Mohammed states that a 52% prevalence of AMI is unusually high, and claims the prevalence of 28% quoted by Shlipak is a “more representative” figure, but provides no evidence to support this assertion. Hands et al1 found a prevalence of 57%, a figure very similar to our own. We note that Shlipak2 mistakenly attributes a prevalence of 25% to the study by Hands.

      The recommendation that all patients with chest pain and LBBB receive thrombolysis is correct and evidence-based, but is also rather simplistic. This is reflected in the significant under-use of thrombolysis both in the UK3 and the United States,4 and the lengthy treatment delays these patients experience.3

      At least half the patients with LBBB and chest pain are not infarcting.1 While the overall mortality reduction justifies the administration of thrombolysis to all such patients,5 this does not make the decision to treat an individual patient any easier. It is hard to think of another circumstance in which we expose patients to a significant stroke risk on the strength of a diagnosis of which we are only 50% certain.

      Management decisions are further complicated if the presentation is not classic, or if relative contraindications exist. The decision to administer thrombolysis, especially in the elderly population, is often a careful balancing act between potential benefit and complication risk. The manifest reluctance of doctors to expose patients to significant risk without a definite diagnosis is perfectly understandable, and merely reiterating the guidelines does not help the clinician at the sharp end.

      We acknowledge the limitations of our small, retrospective study. Nevertheless, the differences between our results and those of Shlipak are remarkable. Ischaemic change evolves over time, even in the presence of LBBB.6 If only the presenting ECG is analysed, evolving changes will be missed and the sensitivity of the predictive criteria7 underestimated, particularly if patients present early in the course of their infarct.

      Shlipak noted the ECG criteria infrequently2; in contrast we found at least one of the criteria in 19 of 24 patients with AMI.3 When we analysed only the first ECG, the presence of any of the criteria indicated a diagnosis of AMI with sensitivity = 62.5%. A series of ECGs was available in only 33% of patients, but incorporating even this small number into the analysis increased the sensitivity of the criteria to 79% (specificity 100%).3 We note that in Shlipak's study only the presenting ECG was analysed.2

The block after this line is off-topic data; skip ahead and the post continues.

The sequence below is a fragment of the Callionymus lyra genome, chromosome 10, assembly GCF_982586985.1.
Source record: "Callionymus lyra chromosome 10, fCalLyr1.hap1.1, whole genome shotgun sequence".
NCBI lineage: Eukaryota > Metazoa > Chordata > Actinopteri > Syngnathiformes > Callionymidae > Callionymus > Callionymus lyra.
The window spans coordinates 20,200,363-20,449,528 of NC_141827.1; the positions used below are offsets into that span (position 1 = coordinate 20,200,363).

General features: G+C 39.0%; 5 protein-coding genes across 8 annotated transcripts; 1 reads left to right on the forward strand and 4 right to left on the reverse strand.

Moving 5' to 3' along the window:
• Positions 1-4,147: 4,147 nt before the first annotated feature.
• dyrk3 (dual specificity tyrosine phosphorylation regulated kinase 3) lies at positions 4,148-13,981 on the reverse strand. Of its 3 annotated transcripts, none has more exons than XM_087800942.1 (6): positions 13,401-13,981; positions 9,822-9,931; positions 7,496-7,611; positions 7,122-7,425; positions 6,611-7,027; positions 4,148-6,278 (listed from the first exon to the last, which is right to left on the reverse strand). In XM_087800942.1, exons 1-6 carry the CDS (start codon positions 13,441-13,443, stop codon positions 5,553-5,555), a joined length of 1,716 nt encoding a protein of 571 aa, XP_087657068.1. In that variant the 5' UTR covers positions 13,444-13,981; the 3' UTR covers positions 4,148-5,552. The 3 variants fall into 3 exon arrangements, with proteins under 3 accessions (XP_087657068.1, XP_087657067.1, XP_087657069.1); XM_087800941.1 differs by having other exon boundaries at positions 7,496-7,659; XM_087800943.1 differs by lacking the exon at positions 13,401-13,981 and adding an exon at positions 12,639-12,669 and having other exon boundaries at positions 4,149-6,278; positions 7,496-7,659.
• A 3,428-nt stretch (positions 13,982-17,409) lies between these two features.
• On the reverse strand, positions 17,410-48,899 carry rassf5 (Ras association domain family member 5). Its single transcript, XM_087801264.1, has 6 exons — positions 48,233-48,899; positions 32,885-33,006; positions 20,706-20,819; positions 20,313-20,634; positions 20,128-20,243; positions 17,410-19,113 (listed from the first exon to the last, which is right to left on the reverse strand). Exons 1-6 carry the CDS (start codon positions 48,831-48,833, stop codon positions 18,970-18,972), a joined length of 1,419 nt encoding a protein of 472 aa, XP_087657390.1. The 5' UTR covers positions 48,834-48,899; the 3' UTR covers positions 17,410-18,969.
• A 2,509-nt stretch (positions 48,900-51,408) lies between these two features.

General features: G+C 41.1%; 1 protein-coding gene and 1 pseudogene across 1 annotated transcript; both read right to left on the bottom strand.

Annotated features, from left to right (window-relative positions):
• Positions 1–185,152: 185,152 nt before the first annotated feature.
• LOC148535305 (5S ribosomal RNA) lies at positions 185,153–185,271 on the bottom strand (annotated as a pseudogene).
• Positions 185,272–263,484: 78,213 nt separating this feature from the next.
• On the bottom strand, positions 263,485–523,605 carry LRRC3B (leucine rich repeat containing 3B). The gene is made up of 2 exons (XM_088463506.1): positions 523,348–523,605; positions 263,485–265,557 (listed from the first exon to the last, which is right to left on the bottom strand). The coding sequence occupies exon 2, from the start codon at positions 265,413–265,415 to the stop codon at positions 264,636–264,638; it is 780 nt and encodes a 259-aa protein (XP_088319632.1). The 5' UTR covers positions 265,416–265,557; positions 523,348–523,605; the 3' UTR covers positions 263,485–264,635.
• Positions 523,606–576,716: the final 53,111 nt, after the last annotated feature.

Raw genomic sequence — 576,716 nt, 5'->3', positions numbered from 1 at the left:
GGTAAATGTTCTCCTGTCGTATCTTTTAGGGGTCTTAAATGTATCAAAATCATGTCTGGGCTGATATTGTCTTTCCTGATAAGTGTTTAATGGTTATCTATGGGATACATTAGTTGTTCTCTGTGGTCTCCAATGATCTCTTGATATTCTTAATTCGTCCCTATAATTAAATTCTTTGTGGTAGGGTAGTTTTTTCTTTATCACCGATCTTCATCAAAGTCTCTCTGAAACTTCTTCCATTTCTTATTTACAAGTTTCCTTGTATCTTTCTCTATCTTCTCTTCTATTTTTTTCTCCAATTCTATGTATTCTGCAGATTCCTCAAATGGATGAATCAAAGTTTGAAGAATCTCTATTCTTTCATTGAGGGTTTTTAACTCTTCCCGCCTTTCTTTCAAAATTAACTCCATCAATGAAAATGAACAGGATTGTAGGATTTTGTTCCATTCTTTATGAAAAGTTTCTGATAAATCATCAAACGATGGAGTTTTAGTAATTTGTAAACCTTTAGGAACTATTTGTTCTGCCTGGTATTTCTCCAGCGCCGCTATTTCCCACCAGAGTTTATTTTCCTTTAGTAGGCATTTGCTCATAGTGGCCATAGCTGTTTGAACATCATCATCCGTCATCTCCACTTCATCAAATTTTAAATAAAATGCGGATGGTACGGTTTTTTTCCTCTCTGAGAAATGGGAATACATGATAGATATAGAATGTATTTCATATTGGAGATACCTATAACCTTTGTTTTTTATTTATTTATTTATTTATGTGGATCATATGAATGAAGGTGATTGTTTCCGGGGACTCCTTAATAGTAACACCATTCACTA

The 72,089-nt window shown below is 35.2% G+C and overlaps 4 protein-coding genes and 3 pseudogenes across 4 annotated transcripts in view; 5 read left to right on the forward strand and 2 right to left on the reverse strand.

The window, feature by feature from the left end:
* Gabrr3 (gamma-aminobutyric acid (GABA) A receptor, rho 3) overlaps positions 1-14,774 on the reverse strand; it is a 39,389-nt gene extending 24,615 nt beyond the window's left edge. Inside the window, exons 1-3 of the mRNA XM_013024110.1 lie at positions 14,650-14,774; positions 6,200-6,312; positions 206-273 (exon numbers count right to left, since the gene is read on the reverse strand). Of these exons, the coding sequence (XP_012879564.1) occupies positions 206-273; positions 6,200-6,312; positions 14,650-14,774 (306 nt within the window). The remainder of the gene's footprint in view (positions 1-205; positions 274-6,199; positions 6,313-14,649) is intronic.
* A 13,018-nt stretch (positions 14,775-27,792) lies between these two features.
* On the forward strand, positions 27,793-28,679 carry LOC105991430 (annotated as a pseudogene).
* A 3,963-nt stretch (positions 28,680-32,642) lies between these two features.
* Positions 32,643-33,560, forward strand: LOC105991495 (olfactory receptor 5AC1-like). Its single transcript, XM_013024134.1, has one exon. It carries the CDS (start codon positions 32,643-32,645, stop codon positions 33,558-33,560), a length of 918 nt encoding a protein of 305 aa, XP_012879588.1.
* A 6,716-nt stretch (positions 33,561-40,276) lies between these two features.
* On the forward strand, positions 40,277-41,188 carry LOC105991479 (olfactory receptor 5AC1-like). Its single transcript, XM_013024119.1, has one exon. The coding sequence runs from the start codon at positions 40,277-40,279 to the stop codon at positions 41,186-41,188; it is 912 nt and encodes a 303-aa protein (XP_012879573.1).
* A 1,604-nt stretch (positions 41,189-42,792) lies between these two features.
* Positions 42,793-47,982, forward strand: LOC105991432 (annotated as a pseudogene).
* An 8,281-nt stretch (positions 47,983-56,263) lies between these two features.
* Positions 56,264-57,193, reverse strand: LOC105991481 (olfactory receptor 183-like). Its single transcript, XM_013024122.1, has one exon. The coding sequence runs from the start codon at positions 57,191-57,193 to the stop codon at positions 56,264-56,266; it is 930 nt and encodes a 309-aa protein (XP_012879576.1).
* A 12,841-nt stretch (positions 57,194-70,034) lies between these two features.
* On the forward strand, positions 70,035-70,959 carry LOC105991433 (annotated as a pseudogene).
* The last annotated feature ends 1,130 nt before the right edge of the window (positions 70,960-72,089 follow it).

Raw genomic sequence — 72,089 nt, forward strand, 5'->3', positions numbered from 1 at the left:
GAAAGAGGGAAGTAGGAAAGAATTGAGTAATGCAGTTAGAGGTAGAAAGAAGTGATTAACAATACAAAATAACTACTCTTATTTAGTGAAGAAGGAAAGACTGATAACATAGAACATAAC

Our unpublished data on 797 consecutive patients presenting with AMI revealed a median interval between onset of pain and arrival at hospital of 135 minutes, whereas audit data from the United States report a median of 89 minutes.4 A relatively early presentation, coupled with analysis of only the first ECG, may partly explain the low sensitivity found in Shlipak's study.

      Our findings strongly support those of Sgarbossa in showing that a significant number of infarcting patients can be identified quickly and counselled confidently regarding their need for thrombolysis.3 This is of immediate practical benefit to clinicians and should facilitate considerable reductions in treatment delays. Thrombolysis should also be recommended when the ECG criteria are absent, along with an individual risk benefit assessment to allow patients to participate in the management decision. Where patients do not receive immediate thrombolysis serial ECGs are essential; if evolving changes indicate a definite infarct, the balance of risk and benefit may change considerably.